Fact check: final U.S. Senate debate between Joni Ernst and Theresa Greenfield

The Daily Iowan fact-checked several claims made by both candidates for U.S. Senate in Iowa, highlighting claims on health care and agriculture policy.

Screenshot+from+the+Des+Moines+Register%E2%80%99s+live+feed.

Screenshot from the Des Moines Register’s live feed.

Caleb McCullough and Julia Shanahan


Iowa’s third and final U.S. Senate debate Thursday night was marred by technical difficulties for the first 20 minutes, as both Republican Sen. Joni Ernst and Democratic candidate Theresa Greenfield struggled to hear moderators and dealt with their microphones frequently cutting out.

Once the problems were resolved, the candidates sparred on health care, racial justice, and agriculture. The Daily Iowan fact checked several claims made by both candidates.

Ernst: “Since the inception of Obamacare, when it went into effect, 2014 until today, for those that are purchasing insurance policies, the premiums have doubled.”

Premiums for health insurance, for both single and family coverage, have increased since open enrollment in Affordable Care Act exchanges began. The degree to which these increases have been because of the ACA is the subject of some debate, but premiums haven’t doubled across the board since 2014.

For employee-provided insurance, increases have been nominal. According to the Kaiser Family Foundation, a medical nonprofit, the average premium for single coverage has risen 19 percent since 2014, and the average premium for family coverage rose 22 percent over the same timeframe.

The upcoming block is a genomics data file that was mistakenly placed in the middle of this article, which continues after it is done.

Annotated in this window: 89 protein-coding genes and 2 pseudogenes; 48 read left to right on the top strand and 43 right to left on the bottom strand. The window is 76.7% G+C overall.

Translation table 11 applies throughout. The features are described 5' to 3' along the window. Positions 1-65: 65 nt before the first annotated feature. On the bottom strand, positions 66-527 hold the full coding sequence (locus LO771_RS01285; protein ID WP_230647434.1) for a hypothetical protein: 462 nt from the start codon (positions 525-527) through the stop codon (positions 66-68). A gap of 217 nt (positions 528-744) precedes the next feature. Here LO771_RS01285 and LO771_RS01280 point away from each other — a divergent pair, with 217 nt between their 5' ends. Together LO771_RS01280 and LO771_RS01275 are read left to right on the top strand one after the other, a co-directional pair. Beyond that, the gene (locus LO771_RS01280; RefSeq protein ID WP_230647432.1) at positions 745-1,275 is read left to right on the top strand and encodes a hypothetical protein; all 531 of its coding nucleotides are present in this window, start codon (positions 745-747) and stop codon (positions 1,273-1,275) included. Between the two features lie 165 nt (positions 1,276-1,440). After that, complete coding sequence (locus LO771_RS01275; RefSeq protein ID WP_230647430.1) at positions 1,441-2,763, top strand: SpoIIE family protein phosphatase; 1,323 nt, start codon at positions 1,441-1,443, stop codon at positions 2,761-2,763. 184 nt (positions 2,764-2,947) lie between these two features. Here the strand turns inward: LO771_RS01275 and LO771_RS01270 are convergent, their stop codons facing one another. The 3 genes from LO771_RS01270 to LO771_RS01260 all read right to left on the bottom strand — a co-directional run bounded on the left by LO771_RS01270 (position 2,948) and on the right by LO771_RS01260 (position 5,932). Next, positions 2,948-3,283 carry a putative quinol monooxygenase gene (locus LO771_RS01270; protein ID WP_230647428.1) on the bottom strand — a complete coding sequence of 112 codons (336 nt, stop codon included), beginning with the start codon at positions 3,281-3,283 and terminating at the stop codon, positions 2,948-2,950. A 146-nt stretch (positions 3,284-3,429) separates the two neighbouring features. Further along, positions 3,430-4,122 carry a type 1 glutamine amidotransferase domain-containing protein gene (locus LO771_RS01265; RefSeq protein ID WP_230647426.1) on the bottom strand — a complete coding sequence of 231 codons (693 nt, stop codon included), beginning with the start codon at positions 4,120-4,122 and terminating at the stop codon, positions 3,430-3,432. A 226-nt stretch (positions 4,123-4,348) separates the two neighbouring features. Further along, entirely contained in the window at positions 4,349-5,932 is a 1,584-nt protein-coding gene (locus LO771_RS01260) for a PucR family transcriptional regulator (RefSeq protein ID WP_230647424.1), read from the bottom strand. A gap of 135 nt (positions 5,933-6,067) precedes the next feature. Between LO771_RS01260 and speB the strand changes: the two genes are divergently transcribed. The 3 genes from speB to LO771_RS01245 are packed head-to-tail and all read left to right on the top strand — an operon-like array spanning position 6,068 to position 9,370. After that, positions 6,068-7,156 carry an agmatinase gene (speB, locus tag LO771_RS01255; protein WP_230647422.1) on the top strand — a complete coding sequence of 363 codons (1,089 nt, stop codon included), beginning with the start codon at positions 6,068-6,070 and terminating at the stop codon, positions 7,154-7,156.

Ernst was talking specifically about people who purchase their own health insurance. Premiums have increased more for people who don’t get their insurance through their employer, but ACA subsidies help offset some of that cost.

An analysis from the Kaiser Family Foundation looked at premiums for the second-lowest cost plan on the ACA marketplace in each U.S. county for a 40-year-old purchaser, and found premiums had increased from $273 to $462, an increase of about 69 percent. This analysis doesn’t include people who purchase health insurance off the ACA marketplace.

Ernst may have been referencing a 2017 report from the U.S. Department of Health and Human Services, which found that individual consumers in the 39 states that use Healthcare.gov had their premiums increased by 105 percent: from an average of $232 to $476.

But that report only covers a segment of people purchasing health insurance. The report says it’s limited to individual consumers in those 39 states, and to people who purchase through the ACA exchanges, which would have excluded about 38 percent of people in 2016, according to the report. The report itself says the limitations could cause the estimates to be higher than a more comprehensive estimate.

The Ernst campaign did not return a request for comment to clarify the senator’s claim.

Ernst: “The public option that Ms. Greenfield keeps referencing would drive 52 of our… rural health-care systems out of business.”

It’s impossible to judge the truth of a hypothetical, but there is some data to support Ernst’s claim. A study — commissioned by health industry corporations — from a Chicago-based global consulting firm Navigant Consulting found that a public option could threaten up to 1,037 rural hospitals nationwide.

The study said a public option could cause Iowa’s rural hospitals to lose between $77.7 million and $276.9 million, depending on the scenario. These numbers are also based on the assumption that hospitals under a public option would be reimbursed at Medicare rates.